What is Botnet?
The term Botnet is derived from the words “robot” and “network”. Bots refers to devices including PCs, notebooks, smartphones, servers, home routers, etc. that perform specific malicious tasks automatically. Botnet is a collection of compromised devices that can be instructed to perform orchestrated tasks coordinated by attackers with malicious intents. An attacker who manipulates the botnet is called “bot herder”. Botnets are serious security threats to the Internet and they account for a majority of email spam, identity theft, phishing and distributed denial-of-service (DDoS) attacks.
The example below illustrates how a botnet is created to instigate an attack:
To create a botnet, hundreds or millions of bots are required. In order to acquire the large amount of bots, attackers need to either explore the vulnerabilities of devices and systems, or expose malwares to users.
To compromise the devices with botnet malware, social engineering and malicious websites are common attack vectors used by hackers to lure the users into downloading and executing the malicious files.
Once enough devices are breached, a bot herder can remotely control them to initiate cyber attacks or other malicious intents.
Since a bot herder can scatter attack tasks across the Internet, the enormous cumulative bandwidth and large number of attack sources make botnet-based attacks extremely dangerous and hard to defend against. The bot herder can pass commands to the bots for malicious activities:
Botnet can be used to initiate a variety of cyber attacks. Common botnet attacks include the following:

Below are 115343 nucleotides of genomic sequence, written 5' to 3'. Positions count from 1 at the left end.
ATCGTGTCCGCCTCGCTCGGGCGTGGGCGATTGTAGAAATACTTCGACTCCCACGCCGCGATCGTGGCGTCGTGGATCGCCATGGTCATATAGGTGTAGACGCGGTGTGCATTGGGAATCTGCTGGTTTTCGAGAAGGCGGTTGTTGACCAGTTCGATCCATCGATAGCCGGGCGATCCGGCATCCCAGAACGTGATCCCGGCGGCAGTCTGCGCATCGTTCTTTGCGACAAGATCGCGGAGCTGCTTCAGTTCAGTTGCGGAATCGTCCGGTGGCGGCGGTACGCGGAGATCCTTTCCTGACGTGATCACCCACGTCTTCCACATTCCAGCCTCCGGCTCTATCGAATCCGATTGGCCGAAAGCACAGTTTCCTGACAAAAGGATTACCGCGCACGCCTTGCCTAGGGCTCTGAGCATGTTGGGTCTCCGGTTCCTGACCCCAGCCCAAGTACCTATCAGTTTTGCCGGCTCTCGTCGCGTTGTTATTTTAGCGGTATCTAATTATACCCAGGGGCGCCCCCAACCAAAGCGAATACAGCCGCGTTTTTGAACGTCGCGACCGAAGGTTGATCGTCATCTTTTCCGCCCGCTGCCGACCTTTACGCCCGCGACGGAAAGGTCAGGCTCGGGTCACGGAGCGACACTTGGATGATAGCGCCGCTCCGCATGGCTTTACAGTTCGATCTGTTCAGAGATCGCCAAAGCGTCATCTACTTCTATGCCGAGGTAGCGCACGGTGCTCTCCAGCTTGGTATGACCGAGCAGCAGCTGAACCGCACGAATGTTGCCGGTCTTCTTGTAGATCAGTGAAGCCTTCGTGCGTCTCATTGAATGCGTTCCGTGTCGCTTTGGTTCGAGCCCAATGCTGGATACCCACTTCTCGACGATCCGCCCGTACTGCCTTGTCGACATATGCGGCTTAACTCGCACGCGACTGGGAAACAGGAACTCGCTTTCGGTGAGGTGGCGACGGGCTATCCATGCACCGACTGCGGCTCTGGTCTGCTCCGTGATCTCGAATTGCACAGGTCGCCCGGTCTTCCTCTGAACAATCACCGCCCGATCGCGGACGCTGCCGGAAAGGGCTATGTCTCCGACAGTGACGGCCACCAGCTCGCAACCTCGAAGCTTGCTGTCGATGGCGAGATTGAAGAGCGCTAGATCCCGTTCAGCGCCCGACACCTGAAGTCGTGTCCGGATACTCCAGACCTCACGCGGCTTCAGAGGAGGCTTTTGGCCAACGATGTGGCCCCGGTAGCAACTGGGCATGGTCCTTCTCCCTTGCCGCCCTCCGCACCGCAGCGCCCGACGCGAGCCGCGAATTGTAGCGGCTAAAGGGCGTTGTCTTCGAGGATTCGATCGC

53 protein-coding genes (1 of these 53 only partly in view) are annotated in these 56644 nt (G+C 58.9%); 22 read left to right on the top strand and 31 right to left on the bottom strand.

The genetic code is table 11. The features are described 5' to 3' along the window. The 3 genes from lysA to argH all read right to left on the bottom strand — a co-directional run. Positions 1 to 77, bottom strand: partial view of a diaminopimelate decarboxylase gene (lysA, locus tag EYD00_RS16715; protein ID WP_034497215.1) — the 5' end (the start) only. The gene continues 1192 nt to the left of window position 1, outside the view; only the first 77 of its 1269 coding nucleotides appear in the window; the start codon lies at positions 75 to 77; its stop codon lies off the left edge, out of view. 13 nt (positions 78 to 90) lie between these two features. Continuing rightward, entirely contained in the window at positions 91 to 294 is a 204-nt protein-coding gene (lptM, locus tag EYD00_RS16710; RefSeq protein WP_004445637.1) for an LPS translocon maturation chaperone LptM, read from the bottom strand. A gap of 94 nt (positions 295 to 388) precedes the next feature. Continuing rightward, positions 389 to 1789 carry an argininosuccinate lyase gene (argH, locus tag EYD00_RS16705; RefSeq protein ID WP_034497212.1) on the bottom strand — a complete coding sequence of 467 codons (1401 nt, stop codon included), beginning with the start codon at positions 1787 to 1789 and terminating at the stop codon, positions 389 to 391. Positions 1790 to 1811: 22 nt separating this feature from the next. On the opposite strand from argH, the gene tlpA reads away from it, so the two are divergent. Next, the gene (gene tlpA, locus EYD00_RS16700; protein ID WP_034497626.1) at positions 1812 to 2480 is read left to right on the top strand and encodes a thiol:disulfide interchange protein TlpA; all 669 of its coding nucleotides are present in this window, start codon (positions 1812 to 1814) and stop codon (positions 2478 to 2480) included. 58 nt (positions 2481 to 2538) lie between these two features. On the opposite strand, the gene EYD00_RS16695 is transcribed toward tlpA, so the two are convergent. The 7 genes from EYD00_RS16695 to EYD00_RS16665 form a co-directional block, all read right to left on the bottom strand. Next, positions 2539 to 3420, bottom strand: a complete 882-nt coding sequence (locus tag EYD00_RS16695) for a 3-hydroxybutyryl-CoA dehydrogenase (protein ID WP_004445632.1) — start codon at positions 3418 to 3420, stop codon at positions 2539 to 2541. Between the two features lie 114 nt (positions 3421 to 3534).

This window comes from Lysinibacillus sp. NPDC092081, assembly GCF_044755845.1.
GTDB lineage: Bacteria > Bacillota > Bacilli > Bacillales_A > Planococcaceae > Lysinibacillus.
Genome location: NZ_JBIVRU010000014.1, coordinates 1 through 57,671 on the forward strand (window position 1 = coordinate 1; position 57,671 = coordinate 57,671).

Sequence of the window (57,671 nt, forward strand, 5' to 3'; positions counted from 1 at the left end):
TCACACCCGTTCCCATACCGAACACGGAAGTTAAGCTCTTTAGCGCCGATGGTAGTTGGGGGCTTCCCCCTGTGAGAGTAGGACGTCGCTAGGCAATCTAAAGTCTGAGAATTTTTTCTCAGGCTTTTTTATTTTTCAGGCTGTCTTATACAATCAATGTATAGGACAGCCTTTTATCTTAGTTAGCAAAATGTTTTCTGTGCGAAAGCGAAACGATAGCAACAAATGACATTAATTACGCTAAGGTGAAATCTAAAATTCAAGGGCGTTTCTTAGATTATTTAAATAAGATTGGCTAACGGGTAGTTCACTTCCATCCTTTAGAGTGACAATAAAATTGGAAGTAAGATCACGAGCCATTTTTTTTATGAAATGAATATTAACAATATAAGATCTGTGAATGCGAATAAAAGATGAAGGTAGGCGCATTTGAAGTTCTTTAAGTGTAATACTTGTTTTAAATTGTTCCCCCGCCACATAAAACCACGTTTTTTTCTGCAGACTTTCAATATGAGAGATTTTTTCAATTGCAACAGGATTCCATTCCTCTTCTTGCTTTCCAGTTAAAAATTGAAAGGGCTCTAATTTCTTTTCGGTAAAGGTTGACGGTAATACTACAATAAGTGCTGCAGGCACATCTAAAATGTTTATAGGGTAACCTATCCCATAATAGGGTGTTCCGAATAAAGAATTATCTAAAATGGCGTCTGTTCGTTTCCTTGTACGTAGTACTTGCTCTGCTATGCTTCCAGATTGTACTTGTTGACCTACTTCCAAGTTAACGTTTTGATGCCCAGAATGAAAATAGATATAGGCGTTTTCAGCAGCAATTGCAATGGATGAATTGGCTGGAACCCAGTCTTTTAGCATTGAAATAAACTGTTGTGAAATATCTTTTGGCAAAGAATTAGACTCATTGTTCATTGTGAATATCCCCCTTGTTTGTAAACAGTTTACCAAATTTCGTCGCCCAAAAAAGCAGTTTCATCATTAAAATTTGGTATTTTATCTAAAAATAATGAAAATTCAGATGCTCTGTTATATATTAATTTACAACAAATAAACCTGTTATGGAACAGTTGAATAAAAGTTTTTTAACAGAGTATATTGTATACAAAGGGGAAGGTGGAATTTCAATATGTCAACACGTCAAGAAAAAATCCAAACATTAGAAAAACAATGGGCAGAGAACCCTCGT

DDoS attack is an attack commonly instigated by botnet. The massive number of exploited bots within a botnet is an ideal source for overloading the Internet traffic. The attacker can control every single bot remotely and direct an attack by sending instruction to the bots. Each bot can send requests to the targeted server, service or network, inducing an enormous amount of traffic to overload the network of the target and exhaust its resources.
Spam emails are the unsolicited and unwanted email messages that sent to bulk recipients indiscriminately. Botnets are often used to re-route the spam traffic to prevent the spammers from being caught and blacklisted. While some spam emails, mostly commercial advertisements, are just annoying but harmless, most of other spams may cause adverse consequences like phishing attack and distribution of malware.
Phishing emails usually contain fraudulent links which redirect the victims to a fake and malicious website impersonating a trustworthy organisation’s website to harvest the victims’ personal and sensitive information such as credentials, bank accounts and credit card details.
Brute force attack uses trial-and-error method to guess the login credential of victims by working through all possible combinations. Bots within a botnet can be used to run programs designed to breach web accounts by force. Weak password would be exploited easily and lead to leakage of personal and sensitive data.
Bot herder can control the bots to perform click fraud, namely click bots, pretending to be a legitimate device visiting a webpage and click on the desired hyperlink inside. Each click bot represents a device with different IP address, and therefore each click looks like coming from a different user and will not arouse suspicion. For online advertising which pays per click, the massive clicking rate created by click bots can bring about tremendous financial gain. High click rate may also lead to higher search ranking of a malicious website in search engine which makes it looks legitimate.